Also note while it is preferable to reward teams as groups, few people are willing to accept that failure should also impact their compensation. Will we let people bail on a failing project because they won’t get their team-based bonus? If we do, then how will we back-fill them? If we don’t, how do we keep them from bailing on the entire organization? How will we recruit experienced people when we ask them to put a substantial part of their compensation at risk of poor performance by a group of strangers?

    1. Dave, I agree that managing, supervising, and leading are all different. I have not seen the need for much one-on-one supervision in an agile team. The team supervises itself.

      That’s because in an agile team, the manager supports the team and its capabilities. Does the team need help sometimes? Sure. Maybe even a lot of the time. In an agile team, the manager asks the team what they need. If the team doesn’t know, the manager might offer some experiments or some other alternative.

      If anyone works in an agile-by-the-framework/book, they rarely work in an agile team with an agile culture. They might work in iterations. They might visualize their flow. However, they don’t create an agile culture. They might well be better off than they were before. They don’t have a self-managing agile-culture team.

      I wrote several other posts about team-based compensation. I agree with you: I don’t want all my compensation based on the other members of the team. However, part of the compensation might we be shared among the team members. Take a look at Possibilities for Managing Individual and Team Compensation and my Agile HR series: Creating Agile HR, Part 8: Summary. That’s one of the reasons I treasure your comments. You help me articulate more of what I tried to say the first time. Thank you.

      I don’t claim to have all the answers.

      I do know this, based on my experience:
      – Bonuses for individuals don’t make sense if we want them to work as a team. We reinforce their solo contribution instead of the team’s contribution.
      – Bonuses based on sales targets don’t make sense for technical people. We are often way too far removed from the sales process to use our work as contribution to that.
      – Bonuses for managers for “their” hierarchy make even less sense to me. The money reinforces internal zero-sum behavior (I win/you lose). Instead, we want the entire company to win against the competition/others in the market. If we fight ourselves, we are weaker and can’t manage our market standing.

      I have used and believe in a team-based approach to hiring, to projects, to the project portfolio, everything. Again, if we believe in and reward flow efficiency, we can succeed as a team and organization. We each contributed differently, so yes, some compensation is personal. And, if we allow the compensation to be solely about what an individual does (regardless of where what individual sits), we lose the value of a holistic approach to the work, flow efficiency.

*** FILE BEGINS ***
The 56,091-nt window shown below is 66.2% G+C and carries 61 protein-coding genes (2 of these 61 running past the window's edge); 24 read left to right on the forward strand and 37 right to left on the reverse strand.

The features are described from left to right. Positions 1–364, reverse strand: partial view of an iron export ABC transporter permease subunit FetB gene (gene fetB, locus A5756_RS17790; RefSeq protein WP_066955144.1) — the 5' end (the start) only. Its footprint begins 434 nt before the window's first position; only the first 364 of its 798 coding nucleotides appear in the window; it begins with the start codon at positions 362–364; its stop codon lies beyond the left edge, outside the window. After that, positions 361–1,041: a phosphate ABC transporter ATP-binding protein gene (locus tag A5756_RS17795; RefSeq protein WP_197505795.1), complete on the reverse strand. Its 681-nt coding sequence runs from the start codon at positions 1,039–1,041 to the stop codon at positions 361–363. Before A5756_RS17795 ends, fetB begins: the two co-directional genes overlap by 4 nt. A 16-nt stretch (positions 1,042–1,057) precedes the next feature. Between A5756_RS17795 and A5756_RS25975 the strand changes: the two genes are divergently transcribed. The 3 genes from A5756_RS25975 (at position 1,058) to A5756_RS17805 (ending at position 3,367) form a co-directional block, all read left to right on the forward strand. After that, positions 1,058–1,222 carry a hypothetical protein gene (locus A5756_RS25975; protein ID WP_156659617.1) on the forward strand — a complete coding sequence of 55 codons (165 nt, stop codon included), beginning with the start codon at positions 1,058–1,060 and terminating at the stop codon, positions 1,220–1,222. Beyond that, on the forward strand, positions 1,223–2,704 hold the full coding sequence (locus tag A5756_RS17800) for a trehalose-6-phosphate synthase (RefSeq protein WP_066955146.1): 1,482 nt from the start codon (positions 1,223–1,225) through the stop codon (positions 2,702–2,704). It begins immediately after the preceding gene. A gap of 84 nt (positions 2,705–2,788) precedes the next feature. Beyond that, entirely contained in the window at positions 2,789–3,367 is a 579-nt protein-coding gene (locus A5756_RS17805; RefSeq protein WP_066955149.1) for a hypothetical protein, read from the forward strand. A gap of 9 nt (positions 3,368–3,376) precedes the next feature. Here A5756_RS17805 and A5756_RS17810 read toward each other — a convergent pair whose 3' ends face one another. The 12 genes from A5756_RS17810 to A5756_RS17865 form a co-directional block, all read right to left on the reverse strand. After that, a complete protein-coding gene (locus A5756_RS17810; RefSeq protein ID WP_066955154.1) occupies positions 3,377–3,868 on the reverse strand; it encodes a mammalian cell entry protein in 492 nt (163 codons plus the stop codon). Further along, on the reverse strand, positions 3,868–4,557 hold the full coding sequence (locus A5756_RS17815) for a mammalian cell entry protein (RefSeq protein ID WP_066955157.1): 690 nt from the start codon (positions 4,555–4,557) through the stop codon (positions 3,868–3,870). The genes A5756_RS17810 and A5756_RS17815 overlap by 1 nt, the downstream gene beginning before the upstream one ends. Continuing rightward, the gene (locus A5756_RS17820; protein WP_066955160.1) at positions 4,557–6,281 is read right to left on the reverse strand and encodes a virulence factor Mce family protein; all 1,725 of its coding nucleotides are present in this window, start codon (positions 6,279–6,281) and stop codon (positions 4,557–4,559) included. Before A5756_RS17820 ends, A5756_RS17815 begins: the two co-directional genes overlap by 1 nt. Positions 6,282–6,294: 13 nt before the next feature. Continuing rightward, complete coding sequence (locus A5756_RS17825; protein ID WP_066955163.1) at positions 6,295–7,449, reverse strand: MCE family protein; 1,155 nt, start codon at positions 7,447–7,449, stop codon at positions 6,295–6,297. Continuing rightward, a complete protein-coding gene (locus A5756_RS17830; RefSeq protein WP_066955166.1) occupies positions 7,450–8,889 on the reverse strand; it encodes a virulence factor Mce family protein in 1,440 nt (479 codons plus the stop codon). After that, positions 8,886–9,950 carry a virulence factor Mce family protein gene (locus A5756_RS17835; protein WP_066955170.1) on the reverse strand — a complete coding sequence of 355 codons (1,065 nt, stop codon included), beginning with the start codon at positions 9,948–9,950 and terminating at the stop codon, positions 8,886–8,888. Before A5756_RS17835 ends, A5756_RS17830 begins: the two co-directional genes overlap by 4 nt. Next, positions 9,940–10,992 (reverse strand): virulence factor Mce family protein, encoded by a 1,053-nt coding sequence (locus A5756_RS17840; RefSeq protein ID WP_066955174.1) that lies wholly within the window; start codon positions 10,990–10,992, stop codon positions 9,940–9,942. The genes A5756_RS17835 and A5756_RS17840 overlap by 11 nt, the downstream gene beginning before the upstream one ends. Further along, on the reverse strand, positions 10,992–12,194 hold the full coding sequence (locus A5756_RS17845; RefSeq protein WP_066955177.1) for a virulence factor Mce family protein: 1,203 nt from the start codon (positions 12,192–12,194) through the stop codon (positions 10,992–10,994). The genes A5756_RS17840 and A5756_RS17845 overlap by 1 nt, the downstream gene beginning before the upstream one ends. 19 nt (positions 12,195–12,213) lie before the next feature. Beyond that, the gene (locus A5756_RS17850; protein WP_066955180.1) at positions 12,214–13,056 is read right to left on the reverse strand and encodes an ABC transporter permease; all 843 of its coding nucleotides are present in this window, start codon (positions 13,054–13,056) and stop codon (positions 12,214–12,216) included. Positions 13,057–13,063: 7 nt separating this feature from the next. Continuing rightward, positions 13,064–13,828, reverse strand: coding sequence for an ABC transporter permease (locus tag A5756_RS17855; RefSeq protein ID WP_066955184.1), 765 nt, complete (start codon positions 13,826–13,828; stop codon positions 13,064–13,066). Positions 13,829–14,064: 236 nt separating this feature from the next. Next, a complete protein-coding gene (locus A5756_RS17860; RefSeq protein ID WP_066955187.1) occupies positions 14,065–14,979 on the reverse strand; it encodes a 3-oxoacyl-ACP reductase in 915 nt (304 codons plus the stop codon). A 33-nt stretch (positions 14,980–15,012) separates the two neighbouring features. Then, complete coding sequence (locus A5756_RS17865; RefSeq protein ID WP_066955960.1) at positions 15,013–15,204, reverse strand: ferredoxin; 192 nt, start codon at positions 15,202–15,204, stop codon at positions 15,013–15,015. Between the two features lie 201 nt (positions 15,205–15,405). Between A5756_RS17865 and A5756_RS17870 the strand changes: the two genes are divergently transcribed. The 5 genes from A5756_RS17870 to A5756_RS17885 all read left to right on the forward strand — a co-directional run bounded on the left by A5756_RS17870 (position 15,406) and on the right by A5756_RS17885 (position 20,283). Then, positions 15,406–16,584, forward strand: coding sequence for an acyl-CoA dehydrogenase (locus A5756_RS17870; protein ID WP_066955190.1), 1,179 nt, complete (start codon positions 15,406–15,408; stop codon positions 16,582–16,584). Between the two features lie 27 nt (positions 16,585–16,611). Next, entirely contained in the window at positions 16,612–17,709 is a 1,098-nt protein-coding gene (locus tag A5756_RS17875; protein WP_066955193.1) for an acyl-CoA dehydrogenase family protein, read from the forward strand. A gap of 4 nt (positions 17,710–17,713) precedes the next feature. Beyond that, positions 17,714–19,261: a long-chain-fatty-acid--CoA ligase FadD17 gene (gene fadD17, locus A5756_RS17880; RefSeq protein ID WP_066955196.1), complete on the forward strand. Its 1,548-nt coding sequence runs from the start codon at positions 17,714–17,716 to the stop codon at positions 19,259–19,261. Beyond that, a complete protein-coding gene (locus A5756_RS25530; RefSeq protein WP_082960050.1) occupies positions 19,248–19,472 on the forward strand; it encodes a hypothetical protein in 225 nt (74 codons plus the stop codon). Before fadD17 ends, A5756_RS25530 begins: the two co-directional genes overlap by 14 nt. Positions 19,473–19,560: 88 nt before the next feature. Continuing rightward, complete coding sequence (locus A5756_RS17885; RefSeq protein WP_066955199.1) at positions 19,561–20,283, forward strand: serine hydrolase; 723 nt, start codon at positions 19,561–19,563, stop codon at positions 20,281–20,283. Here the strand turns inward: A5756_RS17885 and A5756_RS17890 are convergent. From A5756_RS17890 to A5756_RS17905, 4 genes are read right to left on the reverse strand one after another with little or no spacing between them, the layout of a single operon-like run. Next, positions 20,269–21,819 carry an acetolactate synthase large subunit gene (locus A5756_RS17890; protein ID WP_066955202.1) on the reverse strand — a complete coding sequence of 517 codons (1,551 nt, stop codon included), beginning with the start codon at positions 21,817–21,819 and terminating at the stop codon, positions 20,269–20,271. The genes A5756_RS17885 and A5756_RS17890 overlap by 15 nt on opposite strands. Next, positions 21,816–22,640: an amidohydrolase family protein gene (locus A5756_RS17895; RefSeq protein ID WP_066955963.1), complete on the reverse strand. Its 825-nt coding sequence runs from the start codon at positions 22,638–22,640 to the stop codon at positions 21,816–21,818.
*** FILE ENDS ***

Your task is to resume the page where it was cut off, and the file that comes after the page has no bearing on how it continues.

Maybe I should write more about this. I’m planning a series on what it means to be a product-based instead of a project-based organization. I might have to write that for you to understand me. (Yikes!)

      1. Actually, I really do understand what you mean. And there are a lot of organizations with a mix of product-based teams AND project-based teams—Workday is the one I’m most familiar with. They are a very well-led company with a very sophisticated approach to recruitment, compensation, and retention, as befits a firm that produces the HR software used by about a third of the Fortune 500.

        The overall trend among US firms has been for more short-term performance incentives—spot cash awards, team/small-group incentives, project bonuses and retention bonuses—for exempt salaried employees. To your point: the team members each get $$$ if the team gets to a specific “done” by a date certain. Once you achieve or miss that goal, you set a new one with a new award. It’s tedious and it might not be the “agile ideal” but it can be administered by line management without a lot of scarce HR involvement.

        I haven’t seen much on long-term cash incentives for teams and small groups but I’m no longer a member of World at Work so I can’t access the new surveys. Compensation consultants deal in market surveys and scarce skills are hard to survey. It might be possible to pull together enough data to support introduction of a long-term performance incentive plan for software development teams, but I expect most HR departments will want to stick with short-term cash rewards and use equity plans for long-term retention.

        1. IME as an employee and as a consultant, short-term incentives often don’t work. Too often, they are skewed to delivery date, without any other aspect. (See Drive and Punished by Rewards and some of Sutton/Pfeffer writing, which I can’t remember right now.

          I would like us, as an industry, to move away from incentives of any kind. (For all levels.) Too often, incentives skew behavior to one specific aspect of the entire whole. It’s possible that OKRs done right do work, but too often the OKRs look like MBOs.

          I prefer thinking about payment for work as a real transaction: the company agrees to pay me for the work-by-project or for a set time. I agree to do my best for that work.

          I don’t need incentives as long as I have some transparency on parity and on how I will be measured for ongoing payment. I actually get that as a consultant. Many of my inside-the-org colleagues have very little transparency, insufficiently defined career ladders and little, if no, ongoing feedback.

          Compensation is a tricky topic. I’ll have to do more work on this.

          1. Compensation is a tricky topic, indeed. The basic Certified Compensation Professional credential requires you to sit for ten exams and every CCP I ever met has at least a Masters degree in HR. They make about 40% more than the average HR consultant and for most employers with a $200M+ spend on white collar compensation, they’re worth it.